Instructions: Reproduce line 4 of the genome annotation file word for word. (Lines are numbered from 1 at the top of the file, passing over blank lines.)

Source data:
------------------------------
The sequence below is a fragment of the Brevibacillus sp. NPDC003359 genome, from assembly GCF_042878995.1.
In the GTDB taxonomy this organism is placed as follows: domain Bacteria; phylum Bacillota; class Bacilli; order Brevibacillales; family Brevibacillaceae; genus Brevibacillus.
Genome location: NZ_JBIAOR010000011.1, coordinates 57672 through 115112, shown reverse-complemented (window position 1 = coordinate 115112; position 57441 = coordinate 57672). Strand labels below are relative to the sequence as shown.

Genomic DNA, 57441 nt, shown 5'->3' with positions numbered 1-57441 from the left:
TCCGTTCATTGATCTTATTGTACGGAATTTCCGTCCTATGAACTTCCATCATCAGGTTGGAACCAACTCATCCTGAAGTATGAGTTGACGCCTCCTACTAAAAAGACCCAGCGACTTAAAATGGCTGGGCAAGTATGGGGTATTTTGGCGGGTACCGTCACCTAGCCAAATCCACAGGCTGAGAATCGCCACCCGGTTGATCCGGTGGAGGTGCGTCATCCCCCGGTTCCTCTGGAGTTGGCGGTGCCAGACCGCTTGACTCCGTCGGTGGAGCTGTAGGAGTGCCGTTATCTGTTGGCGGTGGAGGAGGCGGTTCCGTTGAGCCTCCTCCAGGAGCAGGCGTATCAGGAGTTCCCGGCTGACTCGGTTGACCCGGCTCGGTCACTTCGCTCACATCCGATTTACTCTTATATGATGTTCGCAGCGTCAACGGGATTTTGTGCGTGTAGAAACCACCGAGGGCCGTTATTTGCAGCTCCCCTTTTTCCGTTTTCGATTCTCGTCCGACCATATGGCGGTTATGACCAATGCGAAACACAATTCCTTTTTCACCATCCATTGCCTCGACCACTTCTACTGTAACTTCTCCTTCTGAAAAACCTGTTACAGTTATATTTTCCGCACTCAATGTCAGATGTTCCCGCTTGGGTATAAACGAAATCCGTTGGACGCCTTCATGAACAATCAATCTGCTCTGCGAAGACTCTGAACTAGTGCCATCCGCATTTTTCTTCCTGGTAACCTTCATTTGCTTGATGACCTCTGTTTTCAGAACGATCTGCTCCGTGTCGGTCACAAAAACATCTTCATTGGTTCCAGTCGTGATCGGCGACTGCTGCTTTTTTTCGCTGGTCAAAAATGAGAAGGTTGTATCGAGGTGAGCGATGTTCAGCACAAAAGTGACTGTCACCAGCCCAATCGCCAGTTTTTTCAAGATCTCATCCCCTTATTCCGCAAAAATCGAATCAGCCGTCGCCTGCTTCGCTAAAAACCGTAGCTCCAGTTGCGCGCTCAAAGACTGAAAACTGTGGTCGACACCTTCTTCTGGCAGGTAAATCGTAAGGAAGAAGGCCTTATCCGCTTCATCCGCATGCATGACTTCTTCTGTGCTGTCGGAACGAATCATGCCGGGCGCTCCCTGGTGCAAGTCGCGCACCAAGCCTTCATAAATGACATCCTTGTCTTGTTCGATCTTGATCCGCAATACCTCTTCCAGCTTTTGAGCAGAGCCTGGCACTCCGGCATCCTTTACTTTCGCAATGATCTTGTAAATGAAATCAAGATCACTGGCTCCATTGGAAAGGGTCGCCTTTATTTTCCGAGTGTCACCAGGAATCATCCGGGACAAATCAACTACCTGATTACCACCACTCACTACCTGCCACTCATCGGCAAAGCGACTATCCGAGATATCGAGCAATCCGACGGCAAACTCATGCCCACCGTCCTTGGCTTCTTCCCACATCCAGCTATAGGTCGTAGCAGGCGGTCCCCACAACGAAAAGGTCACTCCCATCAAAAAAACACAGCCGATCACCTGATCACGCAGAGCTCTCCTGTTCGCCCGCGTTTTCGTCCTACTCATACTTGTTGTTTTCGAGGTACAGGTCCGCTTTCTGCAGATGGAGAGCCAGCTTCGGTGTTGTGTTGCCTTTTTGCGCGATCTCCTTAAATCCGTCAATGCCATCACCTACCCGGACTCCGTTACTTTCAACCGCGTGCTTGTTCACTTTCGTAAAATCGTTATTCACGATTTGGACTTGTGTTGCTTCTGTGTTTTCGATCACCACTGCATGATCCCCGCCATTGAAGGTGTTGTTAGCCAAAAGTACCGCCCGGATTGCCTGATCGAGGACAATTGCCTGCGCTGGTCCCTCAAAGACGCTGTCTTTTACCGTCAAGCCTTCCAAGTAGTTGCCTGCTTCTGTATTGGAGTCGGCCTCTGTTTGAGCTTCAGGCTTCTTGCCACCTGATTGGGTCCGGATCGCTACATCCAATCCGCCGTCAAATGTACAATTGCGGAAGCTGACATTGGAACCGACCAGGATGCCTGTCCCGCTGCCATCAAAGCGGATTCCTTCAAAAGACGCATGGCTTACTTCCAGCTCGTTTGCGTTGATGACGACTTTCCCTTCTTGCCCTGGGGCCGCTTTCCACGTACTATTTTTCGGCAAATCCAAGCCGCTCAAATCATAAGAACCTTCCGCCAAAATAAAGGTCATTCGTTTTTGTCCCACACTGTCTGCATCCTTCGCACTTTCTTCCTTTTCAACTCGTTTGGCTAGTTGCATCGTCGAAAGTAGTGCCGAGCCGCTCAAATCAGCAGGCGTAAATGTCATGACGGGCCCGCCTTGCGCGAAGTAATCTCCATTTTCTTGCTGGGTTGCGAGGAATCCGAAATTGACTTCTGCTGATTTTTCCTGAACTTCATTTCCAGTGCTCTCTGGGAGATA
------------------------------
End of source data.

Genomic DNA, 57441 nt, shown 5'->3' with positions numbered 1-57441 from the left: